Last September, 8 World Vision bloggers traveled to Guatemala to witness child sponsorship at work. In today’s post, blogger Roo Ciambriello reflects back on that trip and recalls a moment at the end of our visit with Monica, a former sponsored child, that taught us all a beautiful lesson about giving. This post originally appeared on Roo’s blog, Neon Fresh.
She had told us, through an interpreter, about how she had been in a car accident and was thrown off the back of a truck. How recuperating was long and difficult, but she was just so grateful to be alive. Monica shared so much of herself with us that morning. She didn’t speak long and I didn’t understand much, but our time together resonated within me.
Never mind the concrete walls.
Never mind the flies.
Never mind the lack.
Blogger Roo Ciambriello with Andrea, Monica's niece. (Photo: Matthew Paul Turner)
We have everything we need.
I left Monica’s house with my emotions completely unraveled. In less than an hour’s time, she had taught me lessons that will stay with me for as long as I am sound of mind.
We all said our goodbyes and walked up the dirt road to head to the van, when Monica came running out after me, calling for us to stop.
She thrust an armload of gifts into my hands, and motioned that it was for all of the girls on the trip. Most of our team was already well ahead, but a couple of us embraced her and thanked her before again saying goodbye. I walked up the road, clutching onto necklaces, bracelets, and fabric. It was apparent that Monica had rushed into her home, grabbed an armful of her belongings, and gifted it to us.
Why, when we have so much? Why, when she has so little?
We passed the gifts around, and I ended up with folded-up fabric in my hands. It was a shirt, sewn at home, and worn traditionally tucked into a heavy brocade skirt, with a wide belt around it. Our guide had told us that they generally buy a large piece of fabric for a skirt, and the women keep it and wear it for a lifetime.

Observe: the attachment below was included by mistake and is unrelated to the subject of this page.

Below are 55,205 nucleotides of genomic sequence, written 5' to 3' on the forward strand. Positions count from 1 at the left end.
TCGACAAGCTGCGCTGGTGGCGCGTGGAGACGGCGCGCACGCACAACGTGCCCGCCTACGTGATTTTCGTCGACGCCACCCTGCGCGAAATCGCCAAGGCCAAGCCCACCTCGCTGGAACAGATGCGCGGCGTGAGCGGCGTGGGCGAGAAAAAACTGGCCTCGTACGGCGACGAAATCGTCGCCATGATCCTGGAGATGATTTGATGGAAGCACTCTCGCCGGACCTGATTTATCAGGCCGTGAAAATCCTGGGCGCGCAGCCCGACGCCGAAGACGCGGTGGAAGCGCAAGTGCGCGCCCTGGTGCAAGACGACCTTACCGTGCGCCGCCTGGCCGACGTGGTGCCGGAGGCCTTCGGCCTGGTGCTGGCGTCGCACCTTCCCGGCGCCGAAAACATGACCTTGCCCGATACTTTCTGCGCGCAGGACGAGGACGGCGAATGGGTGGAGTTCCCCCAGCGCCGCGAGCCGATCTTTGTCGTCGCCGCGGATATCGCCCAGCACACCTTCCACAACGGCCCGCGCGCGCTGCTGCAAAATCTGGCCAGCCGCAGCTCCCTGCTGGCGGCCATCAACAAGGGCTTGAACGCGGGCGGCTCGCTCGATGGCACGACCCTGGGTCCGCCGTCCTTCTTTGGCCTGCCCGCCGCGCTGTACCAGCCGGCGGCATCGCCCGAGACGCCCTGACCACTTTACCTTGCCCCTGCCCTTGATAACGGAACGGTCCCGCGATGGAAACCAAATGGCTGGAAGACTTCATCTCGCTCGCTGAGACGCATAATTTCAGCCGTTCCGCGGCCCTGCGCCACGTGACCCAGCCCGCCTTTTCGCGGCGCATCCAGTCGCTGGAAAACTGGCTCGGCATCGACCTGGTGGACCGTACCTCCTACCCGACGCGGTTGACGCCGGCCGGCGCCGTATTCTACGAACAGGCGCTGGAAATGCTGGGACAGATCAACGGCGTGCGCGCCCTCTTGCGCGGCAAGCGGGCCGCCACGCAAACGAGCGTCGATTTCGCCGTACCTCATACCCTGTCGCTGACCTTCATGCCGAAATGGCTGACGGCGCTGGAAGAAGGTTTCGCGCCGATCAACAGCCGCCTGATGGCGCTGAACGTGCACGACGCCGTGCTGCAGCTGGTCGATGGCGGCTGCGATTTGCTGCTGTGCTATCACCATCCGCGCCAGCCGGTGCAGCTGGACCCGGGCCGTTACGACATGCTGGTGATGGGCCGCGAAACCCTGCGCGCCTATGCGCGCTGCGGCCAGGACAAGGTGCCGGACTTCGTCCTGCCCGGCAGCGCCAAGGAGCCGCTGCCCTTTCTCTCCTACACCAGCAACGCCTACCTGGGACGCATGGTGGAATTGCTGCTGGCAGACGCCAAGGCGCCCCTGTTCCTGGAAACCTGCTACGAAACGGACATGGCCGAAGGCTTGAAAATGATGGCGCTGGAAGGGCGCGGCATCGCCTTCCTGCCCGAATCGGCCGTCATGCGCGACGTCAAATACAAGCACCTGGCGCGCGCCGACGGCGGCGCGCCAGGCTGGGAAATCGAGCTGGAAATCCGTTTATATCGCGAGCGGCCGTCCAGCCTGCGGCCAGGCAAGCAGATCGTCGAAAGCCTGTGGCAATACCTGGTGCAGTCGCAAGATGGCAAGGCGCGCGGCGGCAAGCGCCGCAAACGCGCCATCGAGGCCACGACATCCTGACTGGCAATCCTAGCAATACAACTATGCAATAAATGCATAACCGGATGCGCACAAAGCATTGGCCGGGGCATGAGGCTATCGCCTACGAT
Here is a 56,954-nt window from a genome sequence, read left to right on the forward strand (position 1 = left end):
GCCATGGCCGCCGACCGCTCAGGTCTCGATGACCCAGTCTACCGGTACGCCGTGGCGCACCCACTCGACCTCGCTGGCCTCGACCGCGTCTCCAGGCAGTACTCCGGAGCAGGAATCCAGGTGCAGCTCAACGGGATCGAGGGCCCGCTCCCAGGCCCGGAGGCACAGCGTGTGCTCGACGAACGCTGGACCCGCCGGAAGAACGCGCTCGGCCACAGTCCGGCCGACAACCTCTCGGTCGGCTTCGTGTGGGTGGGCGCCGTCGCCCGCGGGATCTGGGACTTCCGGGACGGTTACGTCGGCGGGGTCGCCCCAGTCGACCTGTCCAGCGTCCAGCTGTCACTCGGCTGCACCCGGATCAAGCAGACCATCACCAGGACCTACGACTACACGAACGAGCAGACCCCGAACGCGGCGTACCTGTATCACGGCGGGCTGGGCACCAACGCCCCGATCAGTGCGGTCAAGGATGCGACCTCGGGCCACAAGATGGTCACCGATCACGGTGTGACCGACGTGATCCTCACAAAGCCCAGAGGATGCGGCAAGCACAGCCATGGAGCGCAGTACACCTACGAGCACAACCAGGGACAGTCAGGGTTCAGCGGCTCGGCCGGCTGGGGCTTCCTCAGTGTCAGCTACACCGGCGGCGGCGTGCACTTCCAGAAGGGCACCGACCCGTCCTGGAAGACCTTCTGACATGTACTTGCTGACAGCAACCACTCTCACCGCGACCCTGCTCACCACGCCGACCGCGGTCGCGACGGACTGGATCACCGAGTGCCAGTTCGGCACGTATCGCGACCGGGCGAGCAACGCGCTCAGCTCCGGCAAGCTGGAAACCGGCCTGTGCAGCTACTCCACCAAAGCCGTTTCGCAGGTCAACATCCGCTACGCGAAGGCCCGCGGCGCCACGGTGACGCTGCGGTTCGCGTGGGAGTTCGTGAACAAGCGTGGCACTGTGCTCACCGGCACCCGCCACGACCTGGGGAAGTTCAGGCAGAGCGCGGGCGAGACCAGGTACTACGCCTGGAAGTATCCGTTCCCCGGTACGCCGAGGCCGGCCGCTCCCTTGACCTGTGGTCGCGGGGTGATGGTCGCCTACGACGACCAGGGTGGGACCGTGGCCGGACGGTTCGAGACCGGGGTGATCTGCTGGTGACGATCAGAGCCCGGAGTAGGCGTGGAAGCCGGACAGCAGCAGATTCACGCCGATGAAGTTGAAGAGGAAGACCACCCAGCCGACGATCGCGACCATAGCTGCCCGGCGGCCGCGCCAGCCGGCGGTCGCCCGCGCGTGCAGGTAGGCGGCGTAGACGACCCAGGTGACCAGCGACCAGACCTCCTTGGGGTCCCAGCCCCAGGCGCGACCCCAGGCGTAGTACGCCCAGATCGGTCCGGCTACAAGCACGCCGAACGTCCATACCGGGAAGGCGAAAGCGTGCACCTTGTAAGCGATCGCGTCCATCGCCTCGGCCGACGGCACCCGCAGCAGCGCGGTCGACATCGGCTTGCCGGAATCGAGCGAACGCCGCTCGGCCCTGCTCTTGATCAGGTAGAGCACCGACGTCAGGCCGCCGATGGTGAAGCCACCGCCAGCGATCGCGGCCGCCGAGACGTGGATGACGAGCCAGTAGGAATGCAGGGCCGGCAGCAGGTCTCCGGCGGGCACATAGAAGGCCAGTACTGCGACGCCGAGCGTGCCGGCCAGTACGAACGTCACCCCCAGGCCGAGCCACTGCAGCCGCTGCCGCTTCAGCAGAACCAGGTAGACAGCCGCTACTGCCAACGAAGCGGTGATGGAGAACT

“It smells like her,” Jamie remarked. It did. And it still does.
I run my fingers over the embroidery and the weight of her gift sinks into my heart. It had once been a piece of fabric that women save up money to purchase. From fabric, it had been cut to fit Monica. Someone took the time to sew the pieces together, to line up the patterns just right. And in a world where they own very little, where flies land on dinner and rain turns floors to mud, where an article of clothing is a possession they keep for many years, Monica folded it up and gifted it to a stranger.
It makes me think of the parable in the Bible where the rich are giving their treasures to the temple and the poor widow drops in two coins and Jesus says that she gave more, because she gave all.
I don’t ever want to be lauded for writing a $35 check every month. It is a gift that I give because I know that money can do powerful things worldwide. It is a small sacrifice when I have been privileged to have so much. I have access to clean water and my children do not go hungry. We sleep through the night on soft beds with soft blankets in warm rooms. These are the things that make all of us rich.
We’re coming up on the holidays, and I love holidays. I love Thanksgiving and I love Christmas and I love the newness of New Year’s Day. I love taking the time to find the right gift for each person, and I enjoy wrapping it and writing the recipient’s name in cursive. I know there’s a balance here, because while I’m shopping for a shirt for Jack, I know of the poverty that goes around the world, because I have seen it with my own eyes.
If any of the Guatemala stories have resonated with you, would you consider sponsoring a child as part of your holiday celebration? It could be a piece of a new tradition: writing a letter to your sponsored child and slipping in a bookmark or a sheet of stickers. It could be a beautiful way to teach a child about giving, to just a little bit counteract some of the materialism that goes on at this time of the year. And ultimately, your gift would be doing so much for a child and a community.
Like Monica, the twenty-year-old giver of extravagant gifts and teacher of important lessons.
Next Tuesday, December 3, is #GivingTuesday – a day following our day of thanks and two days of shopping. A day to celebrate and encourage charity giving at the start of our holiday season.
Leave a comment below: tell us – what do you plan to do next week for Giving Tuesday?